The Art of Saying No
There is nothing like a tragedy to put your priorities in order.
I have long known too many people who do not love what they do, but they do it anyway because of security, or because it is all they know, or they don’t know how to stop. I have always vowed not to be one of those people, that if at any point I no longer loved what I was doing, I would change it. I found out recently that changing it is not so easy. There are times in one’s life where you are not loving everything you do, but in order to stop, in order to change it, you must say no.
With the sudden death of someone very close to me, I was thrust into saying no to my entire life as I knew it. I cancelled all of my clients, I cancelled all of my commitments, and I started choosing very carefully what I did with every minute of my time.
I did this to honour the enormity of the loss, but I also did it because suddenly nothing else mattered — at all. The people I used to spend time with, the activities I enjoyed, even my work to some degree — none of it mattered at all. This was a very strange adjustment for me. I am extroverted by nature, I love helping others, and I certainly love a good party. Saying no was not in my vocabulary, even if it kept me running at full tilt. And really, who needs sleep anyway?! As a matter of fact, Carpe Diem is my favourite expression and has guided most of my decisions. I really have benefitted greatly as a result, enjoying experiences, meeting new people, and discovering many great new things just by saying yes.
Not any more.
Although I don’t think I can ‘will’ the extrovert out of me, I can certainly honour the other parts of me in a much better way. This starts by saying no. Before, I would have automatically said yes, then decided after the fact if it was worth it or not. Now I am much more particular about striking a balance between my work life, my social life, my volunteer life, and the piece that was really missing: my alone time.
Over the years I have pushed myself to carve out time for being by myself, as I do understand the benefits. I value the time and space that being alone gives me for creativity, and indulging in my favourite activities: writing, or reading a good novel. However, the barrier that typically gets in my way is the anxiety that I feel when I am first alone, or even the anticipation of being alone. I do know that if I push through it, the anxiety will be gone in ten to fifteen minutes. Then I can go on to enjoy the opportunities that this space provides. However, there is always something else that I could be doing with others. The invitations are endless, and I pretty much enjoy most things I do. However, running full speed ahead is not good for my soul. Saying no is.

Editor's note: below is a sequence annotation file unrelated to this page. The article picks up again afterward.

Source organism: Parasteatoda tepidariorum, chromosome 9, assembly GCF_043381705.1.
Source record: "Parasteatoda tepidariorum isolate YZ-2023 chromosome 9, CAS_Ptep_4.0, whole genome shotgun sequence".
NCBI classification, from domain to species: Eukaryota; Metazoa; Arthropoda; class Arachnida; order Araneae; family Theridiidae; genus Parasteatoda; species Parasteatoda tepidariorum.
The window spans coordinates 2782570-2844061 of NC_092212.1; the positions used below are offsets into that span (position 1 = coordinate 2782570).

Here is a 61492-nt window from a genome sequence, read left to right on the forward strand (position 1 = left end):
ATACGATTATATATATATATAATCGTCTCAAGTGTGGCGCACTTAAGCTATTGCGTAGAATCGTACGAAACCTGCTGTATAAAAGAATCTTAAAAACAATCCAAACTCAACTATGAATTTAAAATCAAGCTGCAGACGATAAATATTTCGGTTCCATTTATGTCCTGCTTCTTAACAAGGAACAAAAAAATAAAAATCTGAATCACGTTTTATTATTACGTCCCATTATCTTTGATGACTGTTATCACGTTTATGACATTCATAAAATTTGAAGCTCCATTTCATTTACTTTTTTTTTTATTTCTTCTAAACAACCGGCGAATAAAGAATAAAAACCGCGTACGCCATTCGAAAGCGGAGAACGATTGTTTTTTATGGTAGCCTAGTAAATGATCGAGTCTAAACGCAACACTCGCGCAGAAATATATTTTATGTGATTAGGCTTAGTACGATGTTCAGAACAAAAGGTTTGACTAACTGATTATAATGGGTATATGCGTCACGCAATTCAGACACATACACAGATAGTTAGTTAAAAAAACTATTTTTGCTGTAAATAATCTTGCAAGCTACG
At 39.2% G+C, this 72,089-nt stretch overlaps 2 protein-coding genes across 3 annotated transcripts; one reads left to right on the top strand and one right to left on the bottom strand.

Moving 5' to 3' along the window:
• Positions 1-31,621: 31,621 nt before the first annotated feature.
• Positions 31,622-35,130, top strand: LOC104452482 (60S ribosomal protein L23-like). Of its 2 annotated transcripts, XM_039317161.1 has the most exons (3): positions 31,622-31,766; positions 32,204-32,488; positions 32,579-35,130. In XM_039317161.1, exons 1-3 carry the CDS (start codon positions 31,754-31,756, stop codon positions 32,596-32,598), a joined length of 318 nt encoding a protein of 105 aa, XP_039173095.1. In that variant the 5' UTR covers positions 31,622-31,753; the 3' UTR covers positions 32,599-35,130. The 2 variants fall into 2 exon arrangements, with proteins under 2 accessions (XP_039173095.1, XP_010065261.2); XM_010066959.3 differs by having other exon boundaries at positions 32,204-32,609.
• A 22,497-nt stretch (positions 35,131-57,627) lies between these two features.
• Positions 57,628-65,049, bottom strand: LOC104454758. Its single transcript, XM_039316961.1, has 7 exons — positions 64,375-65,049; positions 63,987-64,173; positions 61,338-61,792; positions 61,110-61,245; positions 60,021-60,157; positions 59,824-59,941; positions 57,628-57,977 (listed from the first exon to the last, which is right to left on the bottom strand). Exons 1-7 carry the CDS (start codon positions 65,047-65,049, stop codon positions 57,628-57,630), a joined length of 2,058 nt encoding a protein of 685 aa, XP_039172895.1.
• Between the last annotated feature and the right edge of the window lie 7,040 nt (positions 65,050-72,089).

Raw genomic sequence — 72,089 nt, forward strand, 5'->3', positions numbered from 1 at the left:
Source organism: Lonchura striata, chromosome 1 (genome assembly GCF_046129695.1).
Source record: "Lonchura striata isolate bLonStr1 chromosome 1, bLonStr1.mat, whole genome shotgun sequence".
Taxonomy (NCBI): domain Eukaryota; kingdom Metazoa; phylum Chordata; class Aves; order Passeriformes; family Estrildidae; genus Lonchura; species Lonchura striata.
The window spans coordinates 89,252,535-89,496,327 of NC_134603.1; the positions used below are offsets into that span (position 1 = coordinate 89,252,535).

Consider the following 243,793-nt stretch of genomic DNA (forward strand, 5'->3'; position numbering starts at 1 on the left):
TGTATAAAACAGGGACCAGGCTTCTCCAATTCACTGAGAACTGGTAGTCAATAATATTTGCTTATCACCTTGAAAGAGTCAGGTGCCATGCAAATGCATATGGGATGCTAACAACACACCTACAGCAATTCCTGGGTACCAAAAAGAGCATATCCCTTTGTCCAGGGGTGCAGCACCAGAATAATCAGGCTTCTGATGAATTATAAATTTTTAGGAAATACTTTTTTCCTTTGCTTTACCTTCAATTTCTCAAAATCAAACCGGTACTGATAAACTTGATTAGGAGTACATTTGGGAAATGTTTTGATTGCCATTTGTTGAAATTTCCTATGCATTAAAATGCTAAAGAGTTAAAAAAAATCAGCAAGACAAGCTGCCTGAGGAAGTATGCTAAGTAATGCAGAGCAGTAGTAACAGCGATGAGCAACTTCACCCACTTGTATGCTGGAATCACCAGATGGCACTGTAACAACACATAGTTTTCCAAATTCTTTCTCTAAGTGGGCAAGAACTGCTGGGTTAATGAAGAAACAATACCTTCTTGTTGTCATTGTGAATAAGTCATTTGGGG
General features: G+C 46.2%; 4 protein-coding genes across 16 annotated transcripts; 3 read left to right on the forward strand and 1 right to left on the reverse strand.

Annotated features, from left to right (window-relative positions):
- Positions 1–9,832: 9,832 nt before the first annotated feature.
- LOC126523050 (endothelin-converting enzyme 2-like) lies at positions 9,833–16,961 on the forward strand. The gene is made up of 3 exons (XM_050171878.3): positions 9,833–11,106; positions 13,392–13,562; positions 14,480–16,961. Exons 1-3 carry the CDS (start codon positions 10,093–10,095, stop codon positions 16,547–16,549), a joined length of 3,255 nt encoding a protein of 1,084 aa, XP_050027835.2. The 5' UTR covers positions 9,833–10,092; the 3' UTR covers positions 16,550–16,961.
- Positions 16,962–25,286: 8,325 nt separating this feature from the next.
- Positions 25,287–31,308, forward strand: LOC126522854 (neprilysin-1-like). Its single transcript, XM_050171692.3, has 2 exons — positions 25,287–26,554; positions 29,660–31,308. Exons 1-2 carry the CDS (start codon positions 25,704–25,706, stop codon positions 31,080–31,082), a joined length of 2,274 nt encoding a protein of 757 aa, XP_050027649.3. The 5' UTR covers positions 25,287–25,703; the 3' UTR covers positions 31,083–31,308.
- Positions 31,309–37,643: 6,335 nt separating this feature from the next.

Although saying no is starting to get easier, it poses a major problem: other people are not used to it. This is why I call it an art. How do I decide when to say yes, and when to say no? How do I deliver my decision to decline in a way that is respectful, and doesn’t cause hard feelings? These things are not easy. Often friends, and even family, are not understanding. They do not get it.
Admittedly on the heels of my recent tragedy, saying no has been easier. Someone told me that a loss of this magnitude gives me a “free pass”, and they were right. Grieving and not feeling up to things, people can understand this. However, this free pass period expires. It is in this next time period that I must stay strong in claiming my new-found right to say no, and appreciate that others will not understand. They will not be okay with the new me, and I have to accept that.
My commitment to myself: I will continue working at the art of saying no in the next leg of my journey. I will remind myself of the benefits of saying no in order to counter-balance either the urge to partake, or to save someone’s feelings. These benefits include more alone time, more time for creativity, and more time to relax and recharge. Time is finite and I want to spend it wisely.